BWW Review: Iranian Playwright Nassim Soleimanpour's NASSIM Encourages Cultural Understanding Through Language
In a city where hundreds of theatre productions are produced every year before audiences who encourage artists to experiment beyond the norm, it takes a lot for a play in New York to be regarded as unconventional.
But two years ago, Iranian playwright Nassim Soleimanpour's WHITE RABBIT RED RABBIT earned that badge during its nearly nine-month Off-Broadway run for being a solo play performed by a different actor at every performance; one who has had no rehearsal nor preparation and did not see the script until performing it before the audience.
The same technique is used for his new play, Nassim, presented by Barrow Street Theatricals under the direction of Omar Elerian. Since discovery is the nature of the piece, this review will reveal little of the 80-minute, intermissionless play's content, but given the title it's a safe bet that the author himself is, to some extent, the subject at hand.
The guest actor can be of any gender and the audience is not informed of who'll be performing until they see a sign posted at the auditorium's entrance. When this reviewer attended, Corbin Bernsen took on the challenge. Though, when asked by the evening's host, he confidently stated he wasn't nervous about the task ahead of him, one could sense during the piece's first quarter or so the actor's need to entertain the audience as he ad-libbed the occasional snarky remark rather than directly following instructions.
But as the play proceeded, something quite lovely happened. You could sense the actor developing a greater trust in the author's work and forming a bond with the playwright through his story. And while every performance will obviously be different, Nassim appears to be just as much about each actor's reaction to the material and situation as it is about the play's written content.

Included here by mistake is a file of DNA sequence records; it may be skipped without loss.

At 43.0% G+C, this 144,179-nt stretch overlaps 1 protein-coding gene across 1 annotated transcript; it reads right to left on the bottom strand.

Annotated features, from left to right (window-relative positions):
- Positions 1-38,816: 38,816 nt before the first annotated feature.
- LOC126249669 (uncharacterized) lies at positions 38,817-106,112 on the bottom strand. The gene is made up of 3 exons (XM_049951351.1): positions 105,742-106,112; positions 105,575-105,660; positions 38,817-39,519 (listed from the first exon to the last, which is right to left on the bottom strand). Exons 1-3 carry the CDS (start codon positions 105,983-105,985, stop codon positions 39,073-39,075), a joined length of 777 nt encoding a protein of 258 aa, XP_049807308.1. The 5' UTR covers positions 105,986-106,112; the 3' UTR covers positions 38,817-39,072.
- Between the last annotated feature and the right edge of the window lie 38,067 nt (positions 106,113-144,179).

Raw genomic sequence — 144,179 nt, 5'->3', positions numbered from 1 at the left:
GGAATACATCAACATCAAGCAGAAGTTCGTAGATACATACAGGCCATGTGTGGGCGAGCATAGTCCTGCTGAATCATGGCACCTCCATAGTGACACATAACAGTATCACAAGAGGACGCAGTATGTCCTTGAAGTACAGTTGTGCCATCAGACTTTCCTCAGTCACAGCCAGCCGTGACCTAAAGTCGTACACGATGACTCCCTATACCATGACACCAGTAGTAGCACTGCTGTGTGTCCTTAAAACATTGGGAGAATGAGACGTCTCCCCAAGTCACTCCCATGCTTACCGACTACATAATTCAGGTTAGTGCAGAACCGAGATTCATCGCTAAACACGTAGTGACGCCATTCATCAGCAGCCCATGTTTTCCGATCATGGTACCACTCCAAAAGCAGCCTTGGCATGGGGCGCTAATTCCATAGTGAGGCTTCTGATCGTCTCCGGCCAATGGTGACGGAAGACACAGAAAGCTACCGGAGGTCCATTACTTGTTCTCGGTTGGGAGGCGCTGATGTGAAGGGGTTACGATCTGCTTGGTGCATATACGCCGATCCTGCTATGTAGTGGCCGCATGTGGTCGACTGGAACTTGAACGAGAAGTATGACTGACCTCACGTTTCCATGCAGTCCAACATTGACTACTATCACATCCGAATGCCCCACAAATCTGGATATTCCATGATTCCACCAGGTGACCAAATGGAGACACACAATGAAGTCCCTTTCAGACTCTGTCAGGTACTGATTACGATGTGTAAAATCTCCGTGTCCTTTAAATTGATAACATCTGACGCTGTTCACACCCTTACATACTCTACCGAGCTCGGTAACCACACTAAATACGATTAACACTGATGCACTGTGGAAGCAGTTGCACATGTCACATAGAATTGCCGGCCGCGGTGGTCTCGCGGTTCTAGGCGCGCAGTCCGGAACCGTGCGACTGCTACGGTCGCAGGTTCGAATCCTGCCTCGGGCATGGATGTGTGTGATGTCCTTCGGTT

Though Nassim doesn't tell a linear tale, aspects of the author's life and career are referenced. Soleimanpour's plays have been performed internationally in many languages, but because of his refusal to serve in Iran's military, government censorship has prevented them from being produced in his home country. He longs to someday see his work played before an audience in his native tongue, Farsi.
Having been confined to Iran from 2010-2012 because of his refusal to serve in the military, Soleimanpour was unable to see the first productions of WHITE RABBIT RED RABBIT, but now resides in Germany and is allowed to travel freely, though recent American visa restrictions made it questionable if he would be allowed in the U.S. for Nassim's current run.
So his new play deals with the human connection to a language as an important part of our identity and how the repeated hearing of his words in different languages has helped him feel more comfortable with each new nation he visits. Played with the assumption that very few in the audience will know Farsi, Nassim introduces us to some basic tenants of the language, and as actor and audience learn more about the culture the playwright grew up with, our connection with him as a person increases.
It's a charming piece, full of humor, decent sentiment and yes, several surprises and unconventional moments. But most importantly, it's about erasing the borders created by governments by erasing the borders created by a lack of understanding of our fellow humans.